2015: Year In Review

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It was inevitable that after 6 strong years on the stock market that gains would finally take a breather. We have to remember that markets on average grow only about 7-8% a year and the previous 6 prior to 2015 were exceptional double digital gainers.

In 2015, the S&P TSX lost almost 11% for the year due mainly on the weakness in the price of oil. Despite the fact that oil, Canada’s main commodity export, lost almost 40% the TSX index only fell 11%. There is a reason why it’s important to stay diversified and this is a prime example of what diversification will do for you. The TSX index loss only 11% while oil fell 40%. Diversification can be mitigate risk and losses by investing in a variety of companies rather than focusing on one sector. Why would you want to put all your eggs in one basket?

Despite the loss on the S&P TSX, this doesn’t mean a wholly diversified portfolio lost money. In fact, depending on how diversified your investment portfolio really was, 2015 was another good year for investment returns.

The Global Economy

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Canadians get a hometown bias when it comes to economic news. That’s because our large media outlets focus only on what’s happening within our borders. If you were to keep track of international news you would have learned that many other countries had really great years.

Despite the fact that Europe has received the most negative news from North American journalists, the markets from an investment standpoint, have been stellar. The German DAX was up over 10% for 2015. The French exchange was also up 8.5%.

Over on the other side of the world, the Japanese Nikkei was up over 9% and despite the summer stock market crash in China, the index was still over 9% higher as well.

As citizens in Canada, we might feel negative about our economy because of our reliance on oil and how far it has fallen over the past year, but in the grand scheme of things, the Canadian economy only represents about 1.5% of the world’s economic output according to the IMF. Overall, in other parts of the world, the economy has done quite well.

This further enforces the argument on how we, as investors, have to stay diversified in order to gain the benefits of a world economy. It’s not just about Canada. There are other places in the world that are growing and prosperous.

Passive Portfolio Performance

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I’m a big fan of the Canadian Couch Potato portfolios because it’s a sound, long term investment strategy that is meant to build and create wealth. What makes the portfolios so good is that it is so simple, yet provides all the diversification that a do-it-yourself, financially-illiterate commoner needs to achieve financial independence.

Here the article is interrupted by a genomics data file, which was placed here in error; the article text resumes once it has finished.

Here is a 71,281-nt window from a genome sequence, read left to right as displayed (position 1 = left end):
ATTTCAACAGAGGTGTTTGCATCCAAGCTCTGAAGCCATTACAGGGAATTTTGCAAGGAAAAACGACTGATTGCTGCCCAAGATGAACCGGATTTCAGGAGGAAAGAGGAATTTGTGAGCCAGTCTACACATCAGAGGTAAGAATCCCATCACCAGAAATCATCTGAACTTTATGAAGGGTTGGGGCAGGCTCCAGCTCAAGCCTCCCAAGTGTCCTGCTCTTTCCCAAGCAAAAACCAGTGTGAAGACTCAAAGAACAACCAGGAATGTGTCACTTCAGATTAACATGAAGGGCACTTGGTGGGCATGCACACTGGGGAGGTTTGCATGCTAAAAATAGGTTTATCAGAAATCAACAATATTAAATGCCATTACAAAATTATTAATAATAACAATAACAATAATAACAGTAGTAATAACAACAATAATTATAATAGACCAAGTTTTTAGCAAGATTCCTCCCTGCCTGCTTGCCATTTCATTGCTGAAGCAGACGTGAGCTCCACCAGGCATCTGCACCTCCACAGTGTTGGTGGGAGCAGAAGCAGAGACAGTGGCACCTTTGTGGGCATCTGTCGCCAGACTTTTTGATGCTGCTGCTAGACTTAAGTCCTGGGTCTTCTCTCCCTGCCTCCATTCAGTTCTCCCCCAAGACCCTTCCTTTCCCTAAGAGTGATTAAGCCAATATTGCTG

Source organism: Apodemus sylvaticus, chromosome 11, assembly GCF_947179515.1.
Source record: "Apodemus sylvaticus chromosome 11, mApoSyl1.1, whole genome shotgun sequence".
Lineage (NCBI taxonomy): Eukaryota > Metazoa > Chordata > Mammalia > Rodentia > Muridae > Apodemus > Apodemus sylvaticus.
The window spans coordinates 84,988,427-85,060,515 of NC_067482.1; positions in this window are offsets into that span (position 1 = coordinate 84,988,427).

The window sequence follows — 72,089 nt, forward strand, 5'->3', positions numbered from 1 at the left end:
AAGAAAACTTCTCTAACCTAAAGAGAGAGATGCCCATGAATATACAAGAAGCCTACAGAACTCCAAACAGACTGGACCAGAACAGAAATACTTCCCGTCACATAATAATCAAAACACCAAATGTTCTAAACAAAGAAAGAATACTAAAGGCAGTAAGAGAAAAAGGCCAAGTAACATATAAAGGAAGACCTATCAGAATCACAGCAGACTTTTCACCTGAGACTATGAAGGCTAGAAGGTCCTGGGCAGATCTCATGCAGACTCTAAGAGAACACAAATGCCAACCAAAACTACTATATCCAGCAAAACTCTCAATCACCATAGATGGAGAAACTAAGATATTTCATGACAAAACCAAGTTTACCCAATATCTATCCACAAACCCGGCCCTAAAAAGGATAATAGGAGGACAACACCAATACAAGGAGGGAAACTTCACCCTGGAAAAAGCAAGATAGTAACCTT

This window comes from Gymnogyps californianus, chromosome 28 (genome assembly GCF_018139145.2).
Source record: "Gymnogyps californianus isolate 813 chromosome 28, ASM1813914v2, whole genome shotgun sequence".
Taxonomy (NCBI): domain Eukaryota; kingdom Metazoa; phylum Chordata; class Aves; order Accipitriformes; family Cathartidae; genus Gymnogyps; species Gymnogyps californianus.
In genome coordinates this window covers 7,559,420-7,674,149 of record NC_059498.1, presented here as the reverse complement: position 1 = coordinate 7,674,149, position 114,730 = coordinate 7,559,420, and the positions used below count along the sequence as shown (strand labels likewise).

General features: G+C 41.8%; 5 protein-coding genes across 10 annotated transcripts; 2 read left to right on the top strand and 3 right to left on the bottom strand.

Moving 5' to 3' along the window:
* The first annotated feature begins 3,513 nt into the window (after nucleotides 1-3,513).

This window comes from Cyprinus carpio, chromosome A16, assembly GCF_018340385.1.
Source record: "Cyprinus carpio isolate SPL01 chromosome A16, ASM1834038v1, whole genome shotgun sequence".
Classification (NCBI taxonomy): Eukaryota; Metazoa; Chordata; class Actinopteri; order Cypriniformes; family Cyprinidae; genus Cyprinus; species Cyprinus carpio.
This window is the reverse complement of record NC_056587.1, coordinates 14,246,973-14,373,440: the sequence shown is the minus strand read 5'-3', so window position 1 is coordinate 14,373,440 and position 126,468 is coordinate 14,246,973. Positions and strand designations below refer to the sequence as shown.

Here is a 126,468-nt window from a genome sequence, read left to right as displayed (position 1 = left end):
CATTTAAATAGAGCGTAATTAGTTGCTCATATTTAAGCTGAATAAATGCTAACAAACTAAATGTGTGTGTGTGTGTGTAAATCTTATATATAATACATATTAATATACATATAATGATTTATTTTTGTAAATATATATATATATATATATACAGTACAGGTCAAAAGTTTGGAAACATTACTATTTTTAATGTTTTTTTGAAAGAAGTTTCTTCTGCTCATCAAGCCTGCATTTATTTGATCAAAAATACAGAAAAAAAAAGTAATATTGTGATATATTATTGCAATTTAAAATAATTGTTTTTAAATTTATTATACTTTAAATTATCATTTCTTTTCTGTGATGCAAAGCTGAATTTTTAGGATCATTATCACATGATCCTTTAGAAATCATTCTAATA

The Couch Potato portfolio only uses 3 ETFs to achieve the global diversification needed to expose one’s portfolio to the global economy. Once you buy the funds, you’re done! It’s that simple and that’s why it’s called a passive investment strategy.

Most people would think that you would need to be smart, have an MBA and take 40 hours a week researching companies and economies to achieve professional level performance in your investment portfolios, but that’s not true. Take a look at how a simple Couch Potato portfolio performed:

40% (VAB) Vanguard Bond Index – +1.61% (2.79% dividend)
20% (VCN) FTSE Canada All Cap Index – -10.78% (2.66% dividend)
40% (VXC) All World Index – +13.47% (1.83% dividend)

Had you invested in a portfolio described above, your collective gain for the year would 6.26%. Yes, that was a gain! A quite good one at that. If you were to review your own portfolio of mutual funds, or stocks, can you actually say that you had better performance? Did that pricey financial adviser beat the market for you? Probably not.

If you’ve stuck your money in GICs or an interest savings account, you probably missed out on another good year. Just how many good years are you going to miss out until you hit the bad one? That’s why it’s important to stay persistent and stay invested. Don’t worry about timing the market and waiting for the “big crash”.

This is why a passive index is so powerful and simple. It represents the market. You’re not trying to beat the market like so many other people out there. The market represents human progress and it’s still returning positive growth because quite frankly the world is growing and getting better.

Looking Forward In 2016

2016 will probably be another trying year for Canadians as oil prices continue to languish. Consumer household debt is also at an all time high in Canada which will also put a damper on Canada to get out of its economic funk. It will take time and patience for Canada to restore itself back to its full potential.

That’s why it’s even more important to stay diversified. If you haven’t already, look at adding equities abroad to expose yourself to the growing world market. Over the next half of the decade, the IMF has projected the Canadian economy to contribute a mere 1.1% of growth to the world economy as a whole. This leaves 98.9% growth coming from other countries in the world. Wouldn’t it make sense to be a part of that?

Stay vigilant and be patient. These are the keys to success when investing for the long run. In my next post, I’ll go over some of the key chores you should be doing to prep yourself for 2016. Enjoy the New Year!

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One thought on “2015: Year In Review

  1. Pingback: 2016: Year In Review | Financially Yours

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